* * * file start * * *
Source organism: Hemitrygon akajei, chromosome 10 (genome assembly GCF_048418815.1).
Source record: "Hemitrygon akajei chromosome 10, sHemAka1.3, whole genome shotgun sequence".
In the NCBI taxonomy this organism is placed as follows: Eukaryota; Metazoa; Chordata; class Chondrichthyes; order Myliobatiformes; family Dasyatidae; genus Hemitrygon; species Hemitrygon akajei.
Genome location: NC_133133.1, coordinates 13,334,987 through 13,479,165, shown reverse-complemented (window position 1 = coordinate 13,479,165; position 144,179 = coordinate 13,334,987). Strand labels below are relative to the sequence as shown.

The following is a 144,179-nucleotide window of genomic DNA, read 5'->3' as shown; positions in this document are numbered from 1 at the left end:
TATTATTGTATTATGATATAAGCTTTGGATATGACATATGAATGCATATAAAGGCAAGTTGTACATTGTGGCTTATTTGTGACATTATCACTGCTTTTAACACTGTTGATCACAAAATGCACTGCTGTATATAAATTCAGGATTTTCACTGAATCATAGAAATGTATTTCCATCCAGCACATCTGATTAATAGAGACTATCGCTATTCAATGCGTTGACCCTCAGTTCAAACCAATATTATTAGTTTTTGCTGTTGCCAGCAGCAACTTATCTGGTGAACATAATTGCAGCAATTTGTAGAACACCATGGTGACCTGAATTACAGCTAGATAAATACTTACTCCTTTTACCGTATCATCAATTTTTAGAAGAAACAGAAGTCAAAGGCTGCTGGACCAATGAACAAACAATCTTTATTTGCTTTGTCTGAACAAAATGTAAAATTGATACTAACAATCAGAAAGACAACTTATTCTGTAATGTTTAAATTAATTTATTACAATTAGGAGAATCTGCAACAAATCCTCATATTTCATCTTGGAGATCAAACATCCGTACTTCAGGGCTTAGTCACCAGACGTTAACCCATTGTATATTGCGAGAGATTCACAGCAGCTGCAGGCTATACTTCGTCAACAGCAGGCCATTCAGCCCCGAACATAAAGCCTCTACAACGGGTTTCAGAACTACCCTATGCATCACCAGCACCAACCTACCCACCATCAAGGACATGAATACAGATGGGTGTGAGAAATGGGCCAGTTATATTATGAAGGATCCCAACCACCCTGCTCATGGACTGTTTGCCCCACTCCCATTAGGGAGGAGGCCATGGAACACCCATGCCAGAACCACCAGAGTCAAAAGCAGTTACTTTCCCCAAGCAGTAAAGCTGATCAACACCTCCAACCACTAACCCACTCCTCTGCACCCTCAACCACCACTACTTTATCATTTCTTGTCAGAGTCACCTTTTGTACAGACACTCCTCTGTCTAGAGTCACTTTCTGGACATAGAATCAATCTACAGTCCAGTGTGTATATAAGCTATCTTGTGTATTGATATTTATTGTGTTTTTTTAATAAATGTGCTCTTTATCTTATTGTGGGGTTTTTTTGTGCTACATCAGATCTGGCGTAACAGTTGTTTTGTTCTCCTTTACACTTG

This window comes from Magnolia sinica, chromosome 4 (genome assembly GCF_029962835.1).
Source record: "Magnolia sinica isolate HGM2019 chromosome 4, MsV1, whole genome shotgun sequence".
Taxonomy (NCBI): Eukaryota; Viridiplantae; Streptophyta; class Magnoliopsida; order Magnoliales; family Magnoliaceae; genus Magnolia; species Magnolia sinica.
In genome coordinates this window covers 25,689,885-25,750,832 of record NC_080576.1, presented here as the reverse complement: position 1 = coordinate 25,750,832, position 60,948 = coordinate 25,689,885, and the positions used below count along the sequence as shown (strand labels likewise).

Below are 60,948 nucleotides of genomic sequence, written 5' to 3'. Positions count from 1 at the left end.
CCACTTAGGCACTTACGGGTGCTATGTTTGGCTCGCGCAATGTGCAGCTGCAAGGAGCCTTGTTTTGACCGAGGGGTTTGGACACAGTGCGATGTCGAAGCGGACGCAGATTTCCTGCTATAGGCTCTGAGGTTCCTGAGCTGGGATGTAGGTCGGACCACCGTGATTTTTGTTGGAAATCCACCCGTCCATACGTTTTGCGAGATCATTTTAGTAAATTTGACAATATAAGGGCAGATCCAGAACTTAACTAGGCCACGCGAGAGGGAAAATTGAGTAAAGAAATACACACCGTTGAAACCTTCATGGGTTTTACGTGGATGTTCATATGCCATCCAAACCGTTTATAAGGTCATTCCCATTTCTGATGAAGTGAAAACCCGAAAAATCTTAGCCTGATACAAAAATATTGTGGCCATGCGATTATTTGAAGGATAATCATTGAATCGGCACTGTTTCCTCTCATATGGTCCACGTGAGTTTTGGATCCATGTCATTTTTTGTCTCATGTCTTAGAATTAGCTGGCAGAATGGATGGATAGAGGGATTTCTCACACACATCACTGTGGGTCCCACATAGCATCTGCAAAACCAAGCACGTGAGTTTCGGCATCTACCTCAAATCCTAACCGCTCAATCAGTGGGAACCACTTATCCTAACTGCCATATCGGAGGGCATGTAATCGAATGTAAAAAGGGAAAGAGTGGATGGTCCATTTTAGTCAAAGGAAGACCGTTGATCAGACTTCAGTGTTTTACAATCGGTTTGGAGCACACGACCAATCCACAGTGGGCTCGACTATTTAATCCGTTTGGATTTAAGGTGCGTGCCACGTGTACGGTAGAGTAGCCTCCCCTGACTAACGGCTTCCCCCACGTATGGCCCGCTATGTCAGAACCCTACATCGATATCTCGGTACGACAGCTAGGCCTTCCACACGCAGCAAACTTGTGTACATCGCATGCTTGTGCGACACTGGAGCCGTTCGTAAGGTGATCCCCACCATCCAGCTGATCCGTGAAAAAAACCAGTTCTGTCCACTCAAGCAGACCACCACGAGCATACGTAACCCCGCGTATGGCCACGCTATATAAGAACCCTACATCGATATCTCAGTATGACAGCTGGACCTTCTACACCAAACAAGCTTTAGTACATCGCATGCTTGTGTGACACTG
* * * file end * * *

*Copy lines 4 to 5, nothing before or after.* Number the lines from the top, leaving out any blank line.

Genome location: NC_133133.1, coordinates 13,334,987 through 13,479,165, shown reverse-complemented (window position 1 = coordinate 13,479,165; position 144,179 = coordinate 13,334,987). Strand labels below are relative to the sequence as shown.

The following is a 144,179-nucleotide window of genomic DNA, read 5'->3' as shown; positions in this document are numbered from 1 at the left end: